All these projects should be enough to keep me busy, but now i've been wondering whether i've made enough progress yet to get to buy more plants... I have to remember we can still get frost for another month or 2! Maybe buying mulch and continuing clean up will help keep me from buying new plants (probably not!).

Saturday, February 18, 2017

Garden Progress, Agaves & Lessons Learned

Even with all the rain the last few weeks, I'm making progress on all the projects/problem areas I identified earlier this year. One particular horrible bed (left of the patio) has been cleaned, new drip lines installed, plants moved and cut back, some new, low-risk succulent cuttings and a layer of new mulch:
cedar mulch because it's the one i dislike the least. 
you can see some of the new drip lines on the left
the other side of the bed has new rock mulch
The new mulch stayed in place through the crazy rain we had last night! This morning, the weather was perfect for continuing the clean up, and noticing some of the spiky goodies, like agave agave lophantha quadricolor hiding under a carex testacea - this keeps the agave happier in our crazy hot summer sun:

This bed still needs a lot of cleaning, but the combination of yucca (need to remember which one), aloe (the biggest one in my garden!) and agave ovatifolia looks good regardless. I also really need to think about pruning that lowest branch off that tree, so it's less of a bush...

Speaking of agaves - there are three in this picture: a. 'Crazy Horse', a. shawii (in the back, with all it's pups) and the one in the foreground that i've lost the tag for.

While not one of my original spring projects, 'Crazy Horse' really needs to come out that tube. I think that will be next weekend's fun, or maybe tomorrow. But i really can't let it go much longer, lest it end up like my biggest (and still favorite) agave: 'Mr. Ripple':
(please ignore all the gopher damage to the DG - still on the list to fix)
He's not coming out of that tube until after he's bloomed, and even then, it will be interesting. And i even knew that he would get too big, since i told myself to move him 3 years ago: right here. He was so cute and little then. And of course, i've never found another Mr. Ripple since... I'd like to say that i learned my lesson about planting for final size, etc, but probably not.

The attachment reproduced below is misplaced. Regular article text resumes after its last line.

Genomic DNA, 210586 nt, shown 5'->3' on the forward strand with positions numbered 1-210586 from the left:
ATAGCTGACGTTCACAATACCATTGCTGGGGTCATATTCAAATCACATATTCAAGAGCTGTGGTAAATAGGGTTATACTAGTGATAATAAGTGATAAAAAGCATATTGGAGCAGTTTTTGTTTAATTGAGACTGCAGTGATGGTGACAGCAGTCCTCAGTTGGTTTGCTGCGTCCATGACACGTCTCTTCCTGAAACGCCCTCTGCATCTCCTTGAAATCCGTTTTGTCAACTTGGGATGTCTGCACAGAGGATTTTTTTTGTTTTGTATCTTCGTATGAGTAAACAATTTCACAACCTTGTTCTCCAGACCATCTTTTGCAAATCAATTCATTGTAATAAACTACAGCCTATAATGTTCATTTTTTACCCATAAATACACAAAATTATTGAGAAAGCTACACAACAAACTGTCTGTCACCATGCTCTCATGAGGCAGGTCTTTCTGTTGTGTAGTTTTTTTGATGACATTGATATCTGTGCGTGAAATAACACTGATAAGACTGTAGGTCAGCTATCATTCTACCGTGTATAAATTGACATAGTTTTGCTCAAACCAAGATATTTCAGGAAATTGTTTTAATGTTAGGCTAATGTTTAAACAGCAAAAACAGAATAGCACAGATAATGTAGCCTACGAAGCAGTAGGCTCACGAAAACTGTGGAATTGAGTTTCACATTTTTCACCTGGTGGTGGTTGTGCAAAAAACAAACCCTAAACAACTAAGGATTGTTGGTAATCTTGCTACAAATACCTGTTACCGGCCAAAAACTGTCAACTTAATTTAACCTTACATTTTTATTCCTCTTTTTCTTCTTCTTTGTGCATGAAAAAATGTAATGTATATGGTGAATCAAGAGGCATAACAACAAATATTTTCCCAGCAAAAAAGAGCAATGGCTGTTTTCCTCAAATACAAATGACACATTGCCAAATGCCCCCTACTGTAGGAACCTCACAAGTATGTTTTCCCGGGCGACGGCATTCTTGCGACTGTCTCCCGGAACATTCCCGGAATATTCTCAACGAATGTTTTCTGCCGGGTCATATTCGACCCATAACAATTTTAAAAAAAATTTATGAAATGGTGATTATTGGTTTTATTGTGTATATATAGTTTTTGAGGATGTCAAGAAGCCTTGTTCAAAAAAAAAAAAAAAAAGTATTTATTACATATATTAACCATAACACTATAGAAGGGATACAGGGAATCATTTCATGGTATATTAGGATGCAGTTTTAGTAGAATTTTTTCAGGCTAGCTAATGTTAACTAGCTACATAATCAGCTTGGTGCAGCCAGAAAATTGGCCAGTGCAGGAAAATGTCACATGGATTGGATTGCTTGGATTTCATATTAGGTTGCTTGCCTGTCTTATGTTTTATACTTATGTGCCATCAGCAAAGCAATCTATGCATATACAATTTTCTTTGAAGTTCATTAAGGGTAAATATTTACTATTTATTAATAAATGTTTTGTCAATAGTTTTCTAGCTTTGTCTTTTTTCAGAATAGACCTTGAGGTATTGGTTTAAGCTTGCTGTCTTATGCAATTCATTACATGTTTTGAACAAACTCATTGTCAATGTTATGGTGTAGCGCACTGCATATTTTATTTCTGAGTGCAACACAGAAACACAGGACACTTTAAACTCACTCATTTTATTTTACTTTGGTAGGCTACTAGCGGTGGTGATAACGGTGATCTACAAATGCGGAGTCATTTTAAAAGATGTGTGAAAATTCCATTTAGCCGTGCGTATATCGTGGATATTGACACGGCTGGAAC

Given all the foliage in the pictures, I'm linking to Digging for Foliage Follow Up (even if i didn't do a bloom day post to follow up on). Now let's hope for some more gentle rain and nice gardening weather as we get into spring!


Sunday, January 29, 2017

Garden Visit - the Getty Center (1/27/2017)

No pictures from my garden this weekend, because seriously, how many weeks in a row can I take pictures of the same mess? Instead, I visited the Getty Center on Friday, and took way too many pictures. The Getty is great for inspiration on how to put gardens together as art, because that's the approach they take in the Central Garden, and also shows how you can take a more constrained approach, since that's how much of the plants on the actual museum grounds are arranged. There are a lot of sources that explain why that is better than i ever could - needless to say it creates an environment that has a ton of inspiration!

It also helps that the weather on Friday was gorgeous - this is so cal winter at it finest, and why i probably can't live anywhere else any more:
That's the pacific ocean. It was actually a bit chilly, if something like that could be said about 60 degree weather in January.

I love the way these containers with succulents pop against the all-white of the buildings and courtyard:

 These are always a must-visit for me. Some of the plants are updated each time, and some are left to growth. This little aloe is putting out a bloom stalk:

There's always an agave...

Remembering correctly from a tour i once took, all the plants are technical in containers at the museum - even the large trees like these:

That's one of the reasons they prune many of them the way they do. Another large 'container' is the cactus garden, which you can't walk into:
 
This year, the plantings seem heavy on the cacti, lighter on the agaves. The view extends to include the vistas of the greater LA area in the background. I love all the large barrels in the cactus garden.
 
 Also, this might be exciting only to me, but look at that snow pack! The view is nice too...